The study also warned, however, that there is currently no well-defined path for workers to get the training they need. According to researchers, post-secondary training and education institutions generally offer the same structure of credentials and degrees they did years ago, and may be constrained in their ability to respond to changing job requirements by a lack of funding. Meanwhile, they added, in the workplace, employers are often willing to pay for additional training only for their more educated employees.

To tackle these challenges, the study's authors called for the creation of a workforce development and employment system that provides multiple on-ramps for transitioning workers to access training and employment opportunities, while matching workers and jobs. To build this system, the authors recommended developing data, metrics, and tools to monitor the current system in order to identify where it is failing, and where new approaches are warranted. They also suggested using gaming, competitions, and other strategies to measure the impact of policy interventions, and to create an open clearinghouse that collects and shares information about promising approaches.

 

Retirement Savers Value Lifetime Income Guarantees


As many Americans lack confidence that they will enjoy a financially secure retirement, significant shares say that having a guaranteed lifetime income is one of their top retirement planning goals, the results of a recent survey conducted by financial services provider TIAA indicated.

Published on September 23, TIAA's "2019 Lifetime Income Survey" includes responses from 901 Americans between the ages of 25 and 73 who completed an online questionnaire in May and June 2019. The aim of the survey was to uncover the factors that contribute to and detract from people's financial confidence, and to assess their attitudes toward financial products that can guarantee lifetime income.

When asked about their confidence in various financial aspects of retirement, just 35% of respondents expressed a high level of confidence that they will be able to maintain a good standard of living throughout retirement; 31% said they are very confident that they will feel financially secure throughout their life, including in retirement; 28% said they are highly confident they will never run out of money in retirement; and, of the respondents who are still working, 25% indicated they are very confident that they will be able to retire when they want to.

Broken down by generation, the survey results showed that baby boomer respondents expressed far higher levels of confidence in their financial preparation for retirement than younger respondents, with Generation X respondents reporting even lower levels of confidence than millennials. For example, while 53% of baby boomers said they are confident that they will be able to maintain a good standard of living in retirement, just 28% of millennials and 22% of Gen Xers indicated that they feel equally confident.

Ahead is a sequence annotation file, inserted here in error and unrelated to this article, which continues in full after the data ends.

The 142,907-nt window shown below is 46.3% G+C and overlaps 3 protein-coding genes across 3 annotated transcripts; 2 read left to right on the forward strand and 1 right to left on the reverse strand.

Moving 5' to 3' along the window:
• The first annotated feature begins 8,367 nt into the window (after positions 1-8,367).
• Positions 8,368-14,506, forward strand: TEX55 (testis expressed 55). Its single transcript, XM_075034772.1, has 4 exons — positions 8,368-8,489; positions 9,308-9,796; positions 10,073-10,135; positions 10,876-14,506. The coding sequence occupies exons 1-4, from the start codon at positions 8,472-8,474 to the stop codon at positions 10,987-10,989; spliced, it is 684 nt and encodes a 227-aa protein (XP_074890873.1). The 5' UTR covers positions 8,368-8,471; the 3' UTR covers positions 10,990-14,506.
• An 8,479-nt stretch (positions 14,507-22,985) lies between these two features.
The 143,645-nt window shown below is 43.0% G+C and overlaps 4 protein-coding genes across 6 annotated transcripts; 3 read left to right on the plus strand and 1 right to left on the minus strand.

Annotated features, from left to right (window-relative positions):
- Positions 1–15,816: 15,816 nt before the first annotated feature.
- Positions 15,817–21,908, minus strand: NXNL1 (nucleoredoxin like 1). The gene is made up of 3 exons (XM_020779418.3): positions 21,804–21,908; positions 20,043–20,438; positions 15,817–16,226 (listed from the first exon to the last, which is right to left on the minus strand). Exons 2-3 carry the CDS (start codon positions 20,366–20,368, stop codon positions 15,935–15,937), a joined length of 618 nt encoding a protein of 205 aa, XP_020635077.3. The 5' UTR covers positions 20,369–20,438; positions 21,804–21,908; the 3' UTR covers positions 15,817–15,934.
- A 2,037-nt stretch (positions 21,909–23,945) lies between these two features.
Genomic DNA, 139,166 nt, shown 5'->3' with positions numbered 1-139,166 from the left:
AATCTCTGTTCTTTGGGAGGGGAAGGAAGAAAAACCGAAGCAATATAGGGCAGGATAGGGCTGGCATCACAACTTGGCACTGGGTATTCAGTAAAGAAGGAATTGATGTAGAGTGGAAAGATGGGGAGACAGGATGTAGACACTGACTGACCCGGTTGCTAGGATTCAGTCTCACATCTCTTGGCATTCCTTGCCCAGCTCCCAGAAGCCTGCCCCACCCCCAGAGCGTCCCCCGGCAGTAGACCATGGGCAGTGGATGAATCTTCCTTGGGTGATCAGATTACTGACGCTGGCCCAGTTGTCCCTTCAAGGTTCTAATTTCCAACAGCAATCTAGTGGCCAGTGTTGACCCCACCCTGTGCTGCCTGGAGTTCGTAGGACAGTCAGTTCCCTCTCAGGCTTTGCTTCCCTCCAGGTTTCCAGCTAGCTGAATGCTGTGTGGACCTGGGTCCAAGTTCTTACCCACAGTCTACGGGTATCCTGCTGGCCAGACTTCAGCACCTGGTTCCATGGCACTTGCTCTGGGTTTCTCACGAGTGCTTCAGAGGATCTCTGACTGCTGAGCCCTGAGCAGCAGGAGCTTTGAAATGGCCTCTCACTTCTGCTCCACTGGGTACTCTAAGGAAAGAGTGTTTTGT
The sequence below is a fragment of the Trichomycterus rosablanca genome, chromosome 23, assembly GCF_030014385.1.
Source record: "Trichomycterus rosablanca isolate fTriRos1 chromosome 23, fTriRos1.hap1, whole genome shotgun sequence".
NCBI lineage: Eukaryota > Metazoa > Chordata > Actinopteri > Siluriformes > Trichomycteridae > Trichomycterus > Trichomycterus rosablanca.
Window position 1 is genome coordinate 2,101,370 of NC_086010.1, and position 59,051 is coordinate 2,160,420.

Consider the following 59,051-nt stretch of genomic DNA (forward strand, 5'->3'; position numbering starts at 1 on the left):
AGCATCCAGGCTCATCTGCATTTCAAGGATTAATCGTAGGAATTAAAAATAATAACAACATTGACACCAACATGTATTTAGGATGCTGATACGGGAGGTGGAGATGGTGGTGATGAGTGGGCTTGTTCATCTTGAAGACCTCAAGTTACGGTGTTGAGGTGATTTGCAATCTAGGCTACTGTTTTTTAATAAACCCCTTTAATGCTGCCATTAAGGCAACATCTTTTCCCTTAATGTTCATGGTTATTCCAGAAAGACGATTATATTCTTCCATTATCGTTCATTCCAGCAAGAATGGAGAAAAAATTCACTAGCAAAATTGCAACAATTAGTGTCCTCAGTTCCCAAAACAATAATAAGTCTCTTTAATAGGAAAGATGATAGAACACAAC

The survey also asked respondents how concerned they are about certain financial events occurring. The results indicated that the majority of the adults surveyed are worried about a major unexpected expense (54%), a major medical expense (53%), and significant cuts to Social Security and Medicare (53%); and that significant shares are also concerned about a major market decline (45%) and an increase in inflation (41%).

In addition, the findings indicated that of those respondents who participate in an employer-sponsored retirement plan, 69% cited guaranteed income for life as one of their top two goals for their retirement plan, and 45% said that guaranteed income for life is their top goal. Researchers pointed out that the respondents were more likely to rank having a guaranteed lifetime income as one of their top two goals than keeping their savings safe regardless of what happens in the market (56%), earning a competitive rate of return on their savings (46%), or saving a specific amount of money (28%). Among the reasons the respondents cited for valuing an investment product that provides guaranteed lifetime income were that it gives them a feeling of financial security (60%), and that it makes it easier to save for retirement (46%).

When asked to name the factors that most increase their long-term financial confidence, the leading factor cited by respondents was saving regularly (40%), with smaller shares mentioning saving aggressively (21%), understanding how to pay down their debt (20%), receiving a guaranteed lifetime income from a traditional pension plan (18%), and having diversified investments (15%). However, 52% of respondents admitted that they did not save as much as they should have in 2018, including 22% who indicated that they saved a lot less than they should have.